First things first. I’m going to say that the beef from Gaucho is very, very tasty. We could certainly tell that the beef had been lovingly sourced and we could taste the fields of Pampas in every tender bite.
However, the presentation of our steaks left a lot to be desired. A LOT.
I know that steak can be hard to present at times, but Gaucho had sliced the beef into medallions and just haphazardly plonked them on plates; with not even the hint of presentation in mind! Many steak restaurants will have a little pile of garnish, maybe a vine ripened tomato, something to take away the blandness of steak.
I’d chosen the leaner tenderloin and the girl had chosen the slightly fattier rib-eye; both were cooked to perfection and as I mentioned, quite yummy.
Now, I do know that a steak restaurant will present steak simply and you need to order sides; and of course we did. We’d actually asked for vine ripened tomatoes and the dauphinoise potatoes, the latter being superbly creamy and a wonderful accompaniment to the beef (of course!). Unfortunately, instead of our vine ripened tomatoes we received an heirloom tomato salad, on it’s own not so bad, but definitely not what we’d ordered.
A minor annoyance for what had been attentive, if not a little slow, service on the night.
We should have left it there, but decided that we’d check out the desserts, which admittedly looked pretty good on the menu.
Seduced by the prospect of some sabayon (ask me about this sometime), the girl ordered the poached plums with mascarpone sabayon, orange compote and shortbread crumble. It was a very ordinary looking dessert that probably missed the mark for the girl, who was looking for something a little sweeter. The plums were stewed and quite sweet, but she really wanted a big hit of creamy sabayon and it just wasn’t there.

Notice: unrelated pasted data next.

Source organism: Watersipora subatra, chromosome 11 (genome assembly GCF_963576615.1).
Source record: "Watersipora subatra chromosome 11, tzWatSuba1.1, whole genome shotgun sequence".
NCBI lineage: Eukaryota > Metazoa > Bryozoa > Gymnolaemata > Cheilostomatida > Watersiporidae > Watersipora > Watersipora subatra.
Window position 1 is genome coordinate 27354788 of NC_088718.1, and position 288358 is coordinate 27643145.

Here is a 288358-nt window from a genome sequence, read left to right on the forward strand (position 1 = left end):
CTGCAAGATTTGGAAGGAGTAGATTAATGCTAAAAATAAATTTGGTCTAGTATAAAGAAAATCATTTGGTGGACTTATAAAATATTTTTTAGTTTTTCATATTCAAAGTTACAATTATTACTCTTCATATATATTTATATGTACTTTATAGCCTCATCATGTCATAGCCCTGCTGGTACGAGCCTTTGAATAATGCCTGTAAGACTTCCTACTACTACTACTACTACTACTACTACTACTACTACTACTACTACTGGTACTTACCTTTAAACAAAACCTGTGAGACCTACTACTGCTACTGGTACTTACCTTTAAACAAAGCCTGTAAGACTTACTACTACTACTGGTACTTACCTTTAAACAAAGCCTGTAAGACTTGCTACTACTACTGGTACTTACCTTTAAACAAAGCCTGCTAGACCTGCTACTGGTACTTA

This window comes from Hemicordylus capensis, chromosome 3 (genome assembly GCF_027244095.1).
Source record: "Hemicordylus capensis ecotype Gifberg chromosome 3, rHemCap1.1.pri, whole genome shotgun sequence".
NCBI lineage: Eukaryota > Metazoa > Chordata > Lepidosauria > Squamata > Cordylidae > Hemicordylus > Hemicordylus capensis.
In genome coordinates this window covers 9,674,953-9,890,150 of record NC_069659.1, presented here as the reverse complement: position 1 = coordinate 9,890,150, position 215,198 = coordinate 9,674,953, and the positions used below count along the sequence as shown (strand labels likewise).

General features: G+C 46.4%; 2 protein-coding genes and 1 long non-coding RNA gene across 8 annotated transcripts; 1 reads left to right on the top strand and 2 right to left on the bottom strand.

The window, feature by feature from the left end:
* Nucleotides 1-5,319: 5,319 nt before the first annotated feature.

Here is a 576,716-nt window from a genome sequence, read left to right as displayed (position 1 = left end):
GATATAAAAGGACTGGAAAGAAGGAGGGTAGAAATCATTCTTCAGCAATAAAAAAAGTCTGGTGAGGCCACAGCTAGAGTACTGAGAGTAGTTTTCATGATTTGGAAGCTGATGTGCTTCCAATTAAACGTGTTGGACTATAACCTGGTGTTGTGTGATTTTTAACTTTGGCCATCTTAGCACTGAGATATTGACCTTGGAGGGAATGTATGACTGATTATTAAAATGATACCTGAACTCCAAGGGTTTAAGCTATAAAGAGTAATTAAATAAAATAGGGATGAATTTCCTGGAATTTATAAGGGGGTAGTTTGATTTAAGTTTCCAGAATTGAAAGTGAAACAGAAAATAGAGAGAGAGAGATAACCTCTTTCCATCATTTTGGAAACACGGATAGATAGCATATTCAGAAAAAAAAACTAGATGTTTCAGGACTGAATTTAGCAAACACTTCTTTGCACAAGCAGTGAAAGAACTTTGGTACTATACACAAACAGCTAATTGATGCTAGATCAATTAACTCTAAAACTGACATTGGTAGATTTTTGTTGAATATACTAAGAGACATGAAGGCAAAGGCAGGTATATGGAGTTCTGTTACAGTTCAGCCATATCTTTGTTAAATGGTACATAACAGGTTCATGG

I loved the look of my salted dulce de leche and hazelnut cheesecake; a circle of milk chocolate ganache was speared by a marbled chocolate shard and coconut Italian meringue was toasted on the side. While it looked amazing, the ganache was really quite dry and the meringue a little grainy; overall there was not enough moisture in the dish, which made it heavy and hard to eat. I did love the tempered marble shard, which was just great quality chocolate.
I’ve been on a quest lately to find a great little steak restaurant where I can crack on for a simple and delicious piece of beef at a reasonable price. I’m not so sure I’ve found it in Gaucho. Look, don’t get me wrong; the main star of the show, the Argentinian beef, was sensational. It’s flavour profile was rich and inviting, very beefy and sweet; a joy to eat.
However, the associated elements of the meal were not up to the same high standard as the beef; the desserts in particular. It’s definitely a place that I’d give a second go to; I really did enjoy their tasty produce. There’s even some more starters that I’d give a try (if I was in the right mood); but I’m not sure I’ll be rushing back.
Gaucho seems to be one of those mid-level restaurants in Hong Kong that has potential; but in it’s price range, there are quite a few other beef restaurants that are better; Beefbar is one that springs to mind (the Michelin Guide recently rewarded them with a star).
Given it’s part of a large and successful chain of restaurants, I’m sure it will stick around and continue be an option for those that want a tasty beef steak. I do think it needs to up its game with everything else though….